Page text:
Turn the page
Picturesque England
Turn the page



N the very brink of a tremendous precipice, 300 feet above the sea, is the ruined castle of King Arthur. It stands on the extremity of a bold headland, called by the people "the Island," because the rush of waters has nearly separated it from the mainland. The castle occupied originally both its present site and the opposite hill, the two portions being united by a noble bridge, the foundations of which are still visible. Arches and steps cut in the rock remain, and walls of different elevations inclose wide areas, which were once royal apartments, but are now carpeted with turf, and roofless. Here the mountam goat graces, and the children of the neighbourhood play.

Arthur was born in Tintagel, and kept his court in manhood here, at times, surrounded by his famous knights. Fuller gives us this quaint account of the King of British chivalry.

"King Arthur," he says, "son of Uther Pendragon, was born in Tintagel Castle, and proved afterwards monarch of Great Britain. He may fitly be termed the British Hercules in three respects : (1) for his doubtful birth; (2) painful life - one famous for his twelve labours, the other for his twelve victories against the Saxons, and both of them had been greater had they been made less, and the reports of them reduced within the compass of credibility. (3) Violent and woeful death: our Arthur's being as lamentable and more honourable, - not caused by feminine jealousy, but masculine treachery - being inurdured by Mordred near the place where he was born,-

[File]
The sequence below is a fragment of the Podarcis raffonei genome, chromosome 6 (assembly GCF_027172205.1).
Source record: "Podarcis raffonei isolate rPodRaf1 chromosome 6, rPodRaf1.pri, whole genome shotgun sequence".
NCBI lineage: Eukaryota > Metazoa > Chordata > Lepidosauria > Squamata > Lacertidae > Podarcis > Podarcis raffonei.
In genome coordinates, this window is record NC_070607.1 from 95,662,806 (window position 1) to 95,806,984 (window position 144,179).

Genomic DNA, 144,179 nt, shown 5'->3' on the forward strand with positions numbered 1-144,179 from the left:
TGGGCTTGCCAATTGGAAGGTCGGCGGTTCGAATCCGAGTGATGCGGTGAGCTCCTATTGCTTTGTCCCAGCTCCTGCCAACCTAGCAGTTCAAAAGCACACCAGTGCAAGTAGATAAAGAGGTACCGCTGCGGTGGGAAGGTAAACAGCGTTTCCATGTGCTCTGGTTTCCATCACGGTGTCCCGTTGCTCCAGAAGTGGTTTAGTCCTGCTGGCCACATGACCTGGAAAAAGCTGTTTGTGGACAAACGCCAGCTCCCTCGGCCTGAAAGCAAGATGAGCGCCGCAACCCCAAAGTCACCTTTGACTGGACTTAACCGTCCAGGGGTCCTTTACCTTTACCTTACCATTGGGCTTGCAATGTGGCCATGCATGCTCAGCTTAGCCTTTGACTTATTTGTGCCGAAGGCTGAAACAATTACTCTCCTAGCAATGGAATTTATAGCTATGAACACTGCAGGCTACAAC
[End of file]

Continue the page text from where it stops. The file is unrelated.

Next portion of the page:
'As if no other place on Britain's spacious earth
Were worthy of his end, but where he had his birth.'

"After the Conquest, Tintagel was trequently the residence of royalty. It was here that David, Prince of Wales, was splendidly feasted during his war with Henry III., in 1246."

Tintagel Castle

Three centuries later, Leland speaks of it as "sore weather-beaten and in ruin."

The ruins of the ancient chapel on the island were investigated in 1860 by the Vicar of Tintagel.